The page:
The clearing agreements between the clearing brokers and the trading companies generally are terminable by the clearing brokers once the clearing broker has given the trading company the required notice. Upon termination of a clearing agreement, the managing owner may be required to renegotiate that agreement or make other arrangements for obtaining clearing. The services of the clearing brokers may not be available, or even if available, these services may not be available on the terms as favorable as those contained in the expired or terminated clearing agreements.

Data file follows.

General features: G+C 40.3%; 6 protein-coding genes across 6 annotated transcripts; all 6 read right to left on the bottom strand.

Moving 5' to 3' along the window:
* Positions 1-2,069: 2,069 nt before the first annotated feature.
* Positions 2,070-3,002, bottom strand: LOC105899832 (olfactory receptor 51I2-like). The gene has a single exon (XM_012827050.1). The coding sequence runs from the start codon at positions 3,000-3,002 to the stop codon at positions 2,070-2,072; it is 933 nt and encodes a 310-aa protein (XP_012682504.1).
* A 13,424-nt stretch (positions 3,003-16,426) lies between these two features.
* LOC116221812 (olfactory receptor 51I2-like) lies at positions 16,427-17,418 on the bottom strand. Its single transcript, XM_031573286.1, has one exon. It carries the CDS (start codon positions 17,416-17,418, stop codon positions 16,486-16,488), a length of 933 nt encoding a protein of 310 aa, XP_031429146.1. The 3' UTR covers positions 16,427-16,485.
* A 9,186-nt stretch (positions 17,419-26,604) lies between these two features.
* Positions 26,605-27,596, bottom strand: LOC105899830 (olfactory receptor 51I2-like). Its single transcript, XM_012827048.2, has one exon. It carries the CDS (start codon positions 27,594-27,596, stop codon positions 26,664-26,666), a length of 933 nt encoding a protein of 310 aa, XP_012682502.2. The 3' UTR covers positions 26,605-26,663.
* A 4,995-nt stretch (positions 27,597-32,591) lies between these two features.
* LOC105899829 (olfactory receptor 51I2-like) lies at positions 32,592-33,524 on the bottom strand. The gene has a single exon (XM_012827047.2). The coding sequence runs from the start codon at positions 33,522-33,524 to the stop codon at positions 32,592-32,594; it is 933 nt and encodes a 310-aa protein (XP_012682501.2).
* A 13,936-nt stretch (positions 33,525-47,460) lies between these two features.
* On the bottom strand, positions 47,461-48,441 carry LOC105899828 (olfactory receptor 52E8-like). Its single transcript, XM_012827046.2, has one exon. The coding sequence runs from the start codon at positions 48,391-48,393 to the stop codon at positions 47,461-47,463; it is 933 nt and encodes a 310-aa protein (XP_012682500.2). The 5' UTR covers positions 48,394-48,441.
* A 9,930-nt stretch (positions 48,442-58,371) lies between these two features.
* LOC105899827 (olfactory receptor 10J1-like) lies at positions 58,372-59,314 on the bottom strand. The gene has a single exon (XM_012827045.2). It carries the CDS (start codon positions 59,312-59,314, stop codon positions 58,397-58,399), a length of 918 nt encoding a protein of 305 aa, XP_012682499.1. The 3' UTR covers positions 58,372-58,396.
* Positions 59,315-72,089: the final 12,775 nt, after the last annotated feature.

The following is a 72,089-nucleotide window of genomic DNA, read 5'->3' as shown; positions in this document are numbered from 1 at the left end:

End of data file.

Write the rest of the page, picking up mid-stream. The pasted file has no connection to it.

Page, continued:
Each Series May Be Subject to Indirect Fees and Expenses Associated with Investments in Swaps or Other Derivative Instruments.